SMBs have long been a challenge for banks to serve well. They are often too small to offer a tailored service that they may need during times when there is opportunity for growth or when their business is suddenly challenged.
Embedded finance is rapidly becoming a new norm for SMBs in payment and banking. The segment has expanded rapidly and is expected to generate revenue of $230 billion USD in 2025. This a 10-fold increase from the $22.5 billion generated in 2020.
At the same time, the SMBs are too diverse to address in a scalable way that makes sense for the banks. Whilst there are still dependencies between the SMB and the bank, many new options are also available for the SMB, which means many find alternatives that serve them better even if the cost may be higher.
Finance is one of those areas that is rapidly evolving and embedded financial options are becoming available in applications such as point of sales and marketplaces. An example of this is e-commerce marketplaces offering real-time credit product in the form of BNPL (Buy Now Pay Later) at the point of purchase using finance providers such as Klarna, OpenPay, and Afterpay.
The funding behind these solutions in some cases come from the traditional banks but the bank has no relationship with the SMBs the service is offered to. Therefore, the bigger question here is if the relationship with SMBs is shifting away from the traditional banks to alternative providers. Alternative providers with tailored products for the SMBs to meet the demand when it emerges and to satisfy requirements where they operate.
The SMB landscape is also changing, and their skillsets are becoming stronger. People leave corporate functions and take their skills and understanding with them into the new businesses they start. A big driver for many is the desire to be self-sufficient which is the key decision point for almost 30% of new business starts in the U.S.
Most SMBs are back operating at pre-pandemic levels again. However, SMBs are not emerging unscathed from the pandemic. They know that they need to change and adapt to the demands to be able to overcome financial challenges when they emerge either through own choices or through societal challenges like Covid.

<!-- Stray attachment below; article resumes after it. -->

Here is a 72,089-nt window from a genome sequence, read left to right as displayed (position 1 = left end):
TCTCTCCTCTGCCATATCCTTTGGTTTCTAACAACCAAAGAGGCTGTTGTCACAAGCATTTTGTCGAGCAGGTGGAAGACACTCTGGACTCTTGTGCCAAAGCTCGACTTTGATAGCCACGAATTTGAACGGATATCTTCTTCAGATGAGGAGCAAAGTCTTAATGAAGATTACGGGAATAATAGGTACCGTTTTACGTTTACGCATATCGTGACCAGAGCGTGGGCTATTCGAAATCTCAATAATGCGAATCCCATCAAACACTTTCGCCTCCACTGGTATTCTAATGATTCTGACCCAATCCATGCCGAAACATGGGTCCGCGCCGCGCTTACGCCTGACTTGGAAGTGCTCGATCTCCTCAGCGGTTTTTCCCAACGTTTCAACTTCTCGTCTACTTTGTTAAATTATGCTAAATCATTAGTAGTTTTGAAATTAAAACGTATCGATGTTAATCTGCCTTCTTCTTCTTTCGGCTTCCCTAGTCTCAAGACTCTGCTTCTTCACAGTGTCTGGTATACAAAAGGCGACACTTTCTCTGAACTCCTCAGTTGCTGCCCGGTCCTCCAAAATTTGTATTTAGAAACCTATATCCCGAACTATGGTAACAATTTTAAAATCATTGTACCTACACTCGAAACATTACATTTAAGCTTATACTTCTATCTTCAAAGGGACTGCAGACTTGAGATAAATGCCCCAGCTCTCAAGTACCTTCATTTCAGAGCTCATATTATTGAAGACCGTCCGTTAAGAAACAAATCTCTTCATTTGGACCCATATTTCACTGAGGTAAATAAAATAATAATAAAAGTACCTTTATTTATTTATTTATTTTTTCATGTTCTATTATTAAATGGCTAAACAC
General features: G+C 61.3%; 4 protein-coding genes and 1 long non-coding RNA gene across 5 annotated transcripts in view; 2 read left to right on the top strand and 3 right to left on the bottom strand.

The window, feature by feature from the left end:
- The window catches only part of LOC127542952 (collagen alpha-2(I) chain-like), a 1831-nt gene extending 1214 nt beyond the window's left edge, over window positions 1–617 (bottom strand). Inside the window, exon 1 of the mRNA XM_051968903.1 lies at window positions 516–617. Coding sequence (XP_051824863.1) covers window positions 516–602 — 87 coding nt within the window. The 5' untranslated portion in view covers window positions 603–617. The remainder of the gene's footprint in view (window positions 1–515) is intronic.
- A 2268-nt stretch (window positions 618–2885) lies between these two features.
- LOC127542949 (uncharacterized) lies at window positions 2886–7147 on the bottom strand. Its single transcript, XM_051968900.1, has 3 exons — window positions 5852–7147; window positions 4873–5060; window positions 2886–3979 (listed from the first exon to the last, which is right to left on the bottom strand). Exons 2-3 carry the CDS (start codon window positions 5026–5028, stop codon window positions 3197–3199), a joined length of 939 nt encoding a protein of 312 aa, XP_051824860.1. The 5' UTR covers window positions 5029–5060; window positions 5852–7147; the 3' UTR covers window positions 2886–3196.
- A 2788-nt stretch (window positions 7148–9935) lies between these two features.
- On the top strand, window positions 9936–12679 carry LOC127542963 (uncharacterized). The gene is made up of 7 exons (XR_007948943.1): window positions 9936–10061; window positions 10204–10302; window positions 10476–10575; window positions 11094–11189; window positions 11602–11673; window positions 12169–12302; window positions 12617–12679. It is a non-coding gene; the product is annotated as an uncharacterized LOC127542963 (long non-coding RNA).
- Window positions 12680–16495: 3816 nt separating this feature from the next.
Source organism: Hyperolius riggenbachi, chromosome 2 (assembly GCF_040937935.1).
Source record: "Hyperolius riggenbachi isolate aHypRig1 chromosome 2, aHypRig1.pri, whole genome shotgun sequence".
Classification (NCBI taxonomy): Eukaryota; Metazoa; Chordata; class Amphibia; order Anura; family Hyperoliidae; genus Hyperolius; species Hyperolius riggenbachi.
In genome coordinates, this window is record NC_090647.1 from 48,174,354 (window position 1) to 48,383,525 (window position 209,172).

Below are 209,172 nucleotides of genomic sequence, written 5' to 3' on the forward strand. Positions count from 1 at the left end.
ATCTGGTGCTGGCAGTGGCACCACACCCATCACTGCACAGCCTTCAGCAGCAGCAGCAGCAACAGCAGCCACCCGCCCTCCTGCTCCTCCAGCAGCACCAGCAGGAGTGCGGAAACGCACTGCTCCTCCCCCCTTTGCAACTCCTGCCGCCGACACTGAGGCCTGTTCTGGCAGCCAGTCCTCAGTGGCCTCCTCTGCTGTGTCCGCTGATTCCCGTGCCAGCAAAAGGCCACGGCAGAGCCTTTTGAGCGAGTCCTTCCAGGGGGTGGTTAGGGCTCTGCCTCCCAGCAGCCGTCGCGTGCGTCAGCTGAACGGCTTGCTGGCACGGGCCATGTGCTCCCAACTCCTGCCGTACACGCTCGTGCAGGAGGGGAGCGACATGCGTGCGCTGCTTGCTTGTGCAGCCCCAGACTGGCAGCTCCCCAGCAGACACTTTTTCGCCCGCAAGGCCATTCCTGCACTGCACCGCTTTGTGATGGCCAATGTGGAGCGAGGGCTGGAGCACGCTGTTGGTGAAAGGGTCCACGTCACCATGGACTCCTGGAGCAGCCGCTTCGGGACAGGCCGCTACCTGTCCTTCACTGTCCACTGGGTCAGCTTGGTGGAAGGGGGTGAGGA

The finance market for SMBs is large and whilst more challenging to serve, it can be a lucrative market. The embedded finance options often utilize the data available in the platforms to provide SMBs with tailored solutions, to better meet their situation and need. The data they have access to means they have a better risk profile closer to real-time than a traditional bank would have.
A new range of services is also emerging embedded into the software utilised by SMBs instead of through the traditional banking route. Klarna is an example that offers lending services to its 250K customers through partners such as Liberis as an alternative to their own BNPL service.
The benefit of these services is that they are fast to access as they can make the evaluation largely with the data they access. It makes the experience of signing up and utilizing the service superior and significantly faster to access compared to traditional banking products. Furthermore, being rejected for a service has fewer consequences than a traditional bank rejecting a loan or credit card for a business.
Where does this leave us as the embedded banking services are expanding and alternative financial providers are increasing their market share significantly? Banks still have a role to play and are still serving SMBs, but they are missing out on expanding the services they provide. It is critical that they find ways to provide banking services to SMBs that utilize data to understand the real risk they are taking and enable them to respond faster.
SMBs still need their banking relationship but they seek alternative options as they struggle to get access to the financial services, they require to both survive and expand their businesses. Hence the need to find ways to facilitate better relationships using the data available and enable a real conversation about the business challenge.